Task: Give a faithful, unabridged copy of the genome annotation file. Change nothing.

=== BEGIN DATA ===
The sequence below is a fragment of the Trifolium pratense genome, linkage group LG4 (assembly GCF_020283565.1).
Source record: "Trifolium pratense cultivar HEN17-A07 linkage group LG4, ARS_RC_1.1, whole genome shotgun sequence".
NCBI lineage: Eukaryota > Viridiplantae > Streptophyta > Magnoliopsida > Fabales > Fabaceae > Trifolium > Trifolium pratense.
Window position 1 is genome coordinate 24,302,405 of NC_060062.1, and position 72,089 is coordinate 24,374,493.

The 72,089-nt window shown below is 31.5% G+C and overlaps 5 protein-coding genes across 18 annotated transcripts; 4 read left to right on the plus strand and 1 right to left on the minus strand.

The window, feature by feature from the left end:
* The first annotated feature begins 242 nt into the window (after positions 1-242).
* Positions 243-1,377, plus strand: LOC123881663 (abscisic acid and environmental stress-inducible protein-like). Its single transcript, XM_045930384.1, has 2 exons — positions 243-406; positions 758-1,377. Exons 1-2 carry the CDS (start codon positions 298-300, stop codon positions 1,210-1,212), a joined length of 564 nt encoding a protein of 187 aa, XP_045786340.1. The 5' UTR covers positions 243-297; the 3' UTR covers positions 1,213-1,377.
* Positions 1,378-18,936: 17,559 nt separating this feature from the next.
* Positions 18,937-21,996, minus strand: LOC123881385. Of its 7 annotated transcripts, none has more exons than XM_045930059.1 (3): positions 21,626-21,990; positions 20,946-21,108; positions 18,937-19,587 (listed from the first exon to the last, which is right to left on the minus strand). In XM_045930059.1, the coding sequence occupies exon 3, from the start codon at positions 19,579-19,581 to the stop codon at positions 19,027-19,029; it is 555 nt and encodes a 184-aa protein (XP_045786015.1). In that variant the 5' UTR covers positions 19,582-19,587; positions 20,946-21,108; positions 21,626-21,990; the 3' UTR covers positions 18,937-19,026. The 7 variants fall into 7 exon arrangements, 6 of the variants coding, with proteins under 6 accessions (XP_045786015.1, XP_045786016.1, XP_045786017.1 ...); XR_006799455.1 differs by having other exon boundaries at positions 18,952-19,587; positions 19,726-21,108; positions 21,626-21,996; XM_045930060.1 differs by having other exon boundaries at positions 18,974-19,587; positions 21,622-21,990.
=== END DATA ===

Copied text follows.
The sequence below is a fragment of the Trifolium pratense genome, linkage group LG4 (assembly GCF_020283565.1).
Source record: "Trifolium pratense cultivar HEN17-A07 linkage group LG4, ARS_RC_1.1, whole genome shotgun sequence".
NCBI lineage: Eukaryota > Viridiplantae > Streptophyta > Magnoliopsida > Fabales > Fabaceae > Trifolium > Trifolium pratense.
Window position 1 is genome coordinate 24,302,405 of NC_060062.1, and position 72,089 is coordinate 24,374,493.

The 72,089-nt window shown below is 31.5% G+C and overlaps 5 protein-coding genes across 18 annotated transcripts; 4 read left to right on the plus strand and 1 right to left on the minus strand.

The window, feature by feature from the left end:
* The first annotated feature begins 242 nt into the window (after positions 1-242).
* Positions 243-1,377, plus strand: LOC123881663 (abscisic acid and environmental stress-inducible protein-like). Its single transcript, XM_045930384.1, has 2 exons — positions 243-406; positions 758-1,377. Exons 1-2 carry the CDS (start codon positions 298-300, stop codon positions 1,210-1,212), a joined length of 564 nt encoding a protein of 187 aa, XP_045786340.1. The 5' UTR covers positions 243-297; the 3' UTR covers positions 1,213-1,377.
* Positions 1,378-18,936: 17,559 nt separating this feature from the next.
* Positions 18,937-21,996, minus strand: LOC123881385. Of its 7 annotated transcripts, none has more exons than XM_045930059.1 (3): positions 21,626-21,990; positions 20,946-21,108; positions 18,937-19,587 (listed from the first exon to the last, which is right to left on the minus strand). In XM_045930059.1, the coding sequence occupies exon 3, from the start codon at positions 19,579-19,581 to the stop codon at positions 19,027-19,029; it is 555 nt and encodes a 184-aa protein (XP_045786015.1). In that variant the 5' UTR covers positions 19,582-19,587; positions 20,946-21,108; positions 21,626-21,990; the 3' UTR covers positions 18,937-19,026. The 7 variants fall into 7 exon arrangements, 6 of the variants coding, with proteins under 6 accessions (XP_045786015.1, XP_045786016.1, XP_045786017.1 ...); XR_006799455.1 differs by having other exon boundaries at positions 18,952-19,587; positions 19,726-21,108; positions 21,626-21,996; XM_045930060.1 differs by having other exon boundaries at positions 18,974-19,587; positions 21,622-21,990.